We loaded up the car, grabbed our respective bottles filled with hydration solutions and took off down the New York State Thruway. Ah yes. Road trip! It had been some time since I left the comfy confines of my regular Buffalo-area routines for a day of training and the change of pace invigorated me. Seriously, I was so excited for the day trip I was tweeting all about it for a full 24-hours prior to our departure and text messaging my good friend Hitch like a giddy school girl.
Hitch and I drove out to Kershaw Park in Canandaigua, N.Y. to meet up with other tri peeps — Corey, John and Mary — for some open water swimming. Hitch, in preparation for Ironman Lake Placid, was then going to take off on a long bike ride while John, Mary and I were off for a long run. I was thrilled to be spending time with people who make me laugh heartily, feel at ease and unknowingly inject perspective into my day. I was, however, slightly more thrilled with the fact we would be swimming in Canandaigua Lake. See, with all due respect to Lake Erie, my home Great Lake, it doesn’t have many easy access points for open water swimming. And, well, Lake Erie, you can be skanky. Sorry. Nothing personal. But the typical access point I use collects dead fish, tons of debris and smells like motor oil. I needed to get in water which helped me enjoy swimming, not water which encouraged me to practice my gag reflex.
Canandaigua Lake is beautiful. It’s main selling point is that it’s clear — I could see the bottom of the lake. The other key selling point was its depth. Where we swam there was plenty of distance available within the confines of the buoys yet even I (who is about as tall as a Smurf, three apples high) could touch the bottom the entire way. On this glorious Saturday morning the sun was shining, the sky was blue and the water was warm. I slowly swam out to to our far buoys and was ready to work on gaining my open water confidence.
Hitch, who had some intervals to do, took off on his own. Mary also kicked my butt in her first open water swim — ever — as she prepared for the mini-Musselman, a sprint distance triathlon next weekend in Geneva. Me? I tried to not make the weekend a referendum on the pending Musselman race — a 70.3 distance which has me all sorts of nervous. Our group swam buoy to buoy at a leisurely pace. At one point I asked John for a critique of my stroke.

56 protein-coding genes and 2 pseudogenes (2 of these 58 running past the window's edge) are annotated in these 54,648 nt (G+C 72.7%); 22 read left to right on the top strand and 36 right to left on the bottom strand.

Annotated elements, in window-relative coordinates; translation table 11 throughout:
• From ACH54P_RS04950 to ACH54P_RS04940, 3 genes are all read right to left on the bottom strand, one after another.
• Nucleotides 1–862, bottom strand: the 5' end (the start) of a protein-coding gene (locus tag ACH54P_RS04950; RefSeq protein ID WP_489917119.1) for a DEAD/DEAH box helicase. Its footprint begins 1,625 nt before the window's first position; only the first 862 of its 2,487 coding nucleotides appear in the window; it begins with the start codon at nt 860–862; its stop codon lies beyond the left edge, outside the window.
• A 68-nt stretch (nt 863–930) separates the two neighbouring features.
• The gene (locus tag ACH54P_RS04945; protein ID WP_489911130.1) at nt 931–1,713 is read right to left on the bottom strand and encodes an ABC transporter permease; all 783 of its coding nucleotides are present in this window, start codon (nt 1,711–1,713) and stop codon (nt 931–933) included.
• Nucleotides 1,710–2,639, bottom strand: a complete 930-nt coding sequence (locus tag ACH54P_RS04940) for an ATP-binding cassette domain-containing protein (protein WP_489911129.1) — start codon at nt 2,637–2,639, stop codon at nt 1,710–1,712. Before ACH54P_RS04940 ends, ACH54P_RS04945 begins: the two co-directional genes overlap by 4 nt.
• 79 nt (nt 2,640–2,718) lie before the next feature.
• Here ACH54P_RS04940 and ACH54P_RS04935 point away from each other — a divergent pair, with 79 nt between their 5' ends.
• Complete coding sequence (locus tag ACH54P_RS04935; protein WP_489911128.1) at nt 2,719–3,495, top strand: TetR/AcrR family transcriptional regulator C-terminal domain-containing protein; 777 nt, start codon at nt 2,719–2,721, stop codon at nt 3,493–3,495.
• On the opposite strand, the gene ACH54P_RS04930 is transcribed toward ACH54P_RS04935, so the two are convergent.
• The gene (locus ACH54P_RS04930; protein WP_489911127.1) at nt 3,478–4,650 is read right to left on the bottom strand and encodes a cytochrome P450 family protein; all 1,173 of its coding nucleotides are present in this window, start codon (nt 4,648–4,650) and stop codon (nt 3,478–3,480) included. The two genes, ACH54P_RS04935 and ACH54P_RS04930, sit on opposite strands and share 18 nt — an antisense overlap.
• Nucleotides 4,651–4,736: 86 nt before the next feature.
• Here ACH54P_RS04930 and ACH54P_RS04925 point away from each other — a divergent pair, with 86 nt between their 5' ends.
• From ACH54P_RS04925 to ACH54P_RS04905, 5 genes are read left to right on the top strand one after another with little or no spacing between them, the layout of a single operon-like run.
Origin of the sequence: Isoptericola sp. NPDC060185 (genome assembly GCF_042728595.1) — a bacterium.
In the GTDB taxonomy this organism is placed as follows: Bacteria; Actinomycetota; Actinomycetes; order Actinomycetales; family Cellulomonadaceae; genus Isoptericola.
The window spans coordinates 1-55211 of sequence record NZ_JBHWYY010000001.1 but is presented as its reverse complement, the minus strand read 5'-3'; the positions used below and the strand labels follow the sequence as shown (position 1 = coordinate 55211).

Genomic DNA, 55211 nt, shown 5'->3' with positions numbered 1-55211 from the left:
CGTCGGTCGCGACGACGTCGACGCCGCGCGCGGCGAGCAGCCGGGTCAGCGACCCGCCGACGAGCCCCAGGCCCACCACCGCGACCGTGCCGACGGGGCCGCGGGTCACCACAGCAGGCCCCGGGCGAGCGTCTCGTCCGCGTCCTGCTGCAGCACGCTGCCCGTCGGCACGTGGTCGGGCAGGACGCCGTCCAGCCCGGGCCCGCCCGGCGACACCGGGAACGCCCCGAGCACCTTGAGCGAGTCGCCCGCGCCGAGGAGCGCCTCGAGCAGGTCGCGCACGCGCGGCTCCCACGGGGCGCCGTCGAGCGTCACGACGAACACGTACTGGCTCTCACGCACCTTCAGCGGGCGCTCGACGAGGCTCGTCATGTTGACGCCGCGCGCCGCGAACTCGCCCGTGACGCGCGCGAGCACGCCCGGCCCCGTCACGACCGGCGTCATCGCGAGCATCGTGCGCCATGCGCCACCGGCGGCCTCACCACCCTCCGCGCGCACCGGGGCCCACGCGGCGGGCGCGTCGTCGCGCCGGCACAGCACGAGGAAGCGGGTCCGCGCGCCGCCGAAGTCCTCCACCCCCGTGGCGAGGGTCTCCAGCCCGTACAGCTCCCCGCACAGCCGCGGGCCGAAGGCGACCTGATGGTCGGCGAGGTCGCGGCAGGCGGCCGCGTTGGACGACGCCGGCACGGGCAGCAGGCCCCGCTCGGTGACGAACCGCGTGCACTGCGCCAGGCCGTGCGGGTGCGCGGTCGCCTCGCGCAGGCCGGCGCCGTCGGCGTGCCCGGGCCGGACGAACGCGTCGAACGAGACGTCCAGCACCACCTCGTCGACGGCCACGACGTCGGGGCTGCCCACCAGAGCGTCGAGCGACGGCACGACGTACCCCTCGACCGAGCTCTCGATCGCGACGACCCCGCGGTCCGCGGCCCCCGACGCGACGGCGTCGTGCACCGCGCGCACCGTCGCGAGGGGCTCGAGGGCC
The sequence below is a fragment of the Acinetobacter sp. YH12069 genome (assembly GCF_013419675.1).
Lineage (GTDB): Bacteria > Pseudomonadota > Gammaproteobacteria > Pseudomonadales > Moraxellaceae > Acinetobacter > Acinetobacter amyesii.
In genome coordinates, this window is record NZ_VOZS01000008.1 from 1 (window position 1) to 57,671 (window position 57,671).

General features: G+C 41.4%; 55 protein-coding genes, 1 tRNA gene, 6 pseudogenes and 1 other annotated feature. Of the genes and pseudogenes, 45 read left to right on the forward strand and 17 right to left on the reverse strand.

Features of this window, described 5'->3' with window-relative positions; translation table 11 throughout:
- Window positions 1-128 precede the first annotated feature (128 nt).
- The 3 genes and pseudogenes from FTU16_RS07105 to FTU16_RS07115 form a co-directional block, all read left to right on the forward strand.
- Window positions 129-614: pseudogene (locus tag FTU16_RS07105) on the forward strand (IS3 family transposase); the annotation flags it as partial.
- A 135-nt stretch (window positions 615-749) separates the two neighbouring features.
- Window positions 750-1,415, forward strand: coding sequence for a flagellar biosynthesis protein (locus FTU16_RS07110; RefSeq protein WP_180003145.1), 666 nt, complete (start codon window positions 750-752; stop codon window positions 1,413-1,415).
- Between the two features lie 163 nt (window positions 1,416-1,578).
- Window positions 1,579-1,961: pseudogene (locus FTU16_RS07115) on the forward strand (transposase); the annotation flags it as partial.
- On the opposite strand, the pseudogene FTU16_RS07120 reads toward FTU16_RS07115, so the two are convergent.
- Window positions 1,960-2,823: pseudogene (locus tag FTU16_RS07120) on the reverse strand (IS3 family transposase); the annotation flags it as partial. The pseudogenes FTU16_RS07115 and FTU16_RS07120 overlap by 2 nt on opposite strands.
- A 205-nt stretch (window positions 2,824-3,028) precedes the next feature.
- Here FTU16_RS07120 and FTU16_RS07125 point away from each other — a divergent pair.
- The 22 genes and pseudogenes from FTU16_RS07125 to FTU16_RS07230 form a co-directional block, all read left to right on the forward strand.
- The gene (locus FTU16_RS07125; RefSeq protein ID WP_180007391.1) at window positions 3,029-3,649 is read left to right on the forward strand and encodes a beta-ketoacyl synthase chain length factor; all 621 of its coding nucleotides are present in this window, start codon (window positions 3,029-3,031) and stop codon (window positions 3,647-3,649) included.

And then it happened — the best confidence boost I could imagine. John was hesitant to say too much a week before my race. Tinker with too much and I would be swimming backwards come race day. But there were things I could work on immediately. My head was moving too much. I needed to keep it down and turn it only to breathe. Also, my legs were too far apart, they should be closer together. While on the topic of my legs, I was kicking far too much. Kicking less, particularly over distance, will actually increase my speed. John proved this point to me by having me swim to the next buoy without kicking. I was faster. Seriously.
This. Could. Change. My. Life.
There are other things to work on, particularly when it comes to the pull of my right arm, but the nitty gritty of that is for another day. If I concentrate on reaching with my arms, keeping my head down and swimming lady like (i.e. legs together) I feel much more glide-y. I feel like I move as fast (if not a bit faster) with less effort. Very key when your swim is followed by 56-mile hilly bike ride and a 13.1 hill-pounding run. “It’s like college,” John said. “You put forth the least amount of effort to obtain the same level of results.”
John was kind enough to also jog along at my easy pace for a 12-mile run. (Mary forgot her running kicks at home. She really could have swum home and returned with them before I made it back to shore, she is that good in the water.) The run was hot and increasingly uncomfortable, but it still felt good, like I was sweating out the anxieties from all corners of my life which had built up over time. There is nothing like a good workout to cleanse my soul, or at least expose it so I can deal with the areas which need attention. The shower and nap back home capped off a great day, one in which I was fully engaged, being myself, learning something new and taking on a challenge. Oh Canandaigua, don’t tell Lake Erie, but I may love you.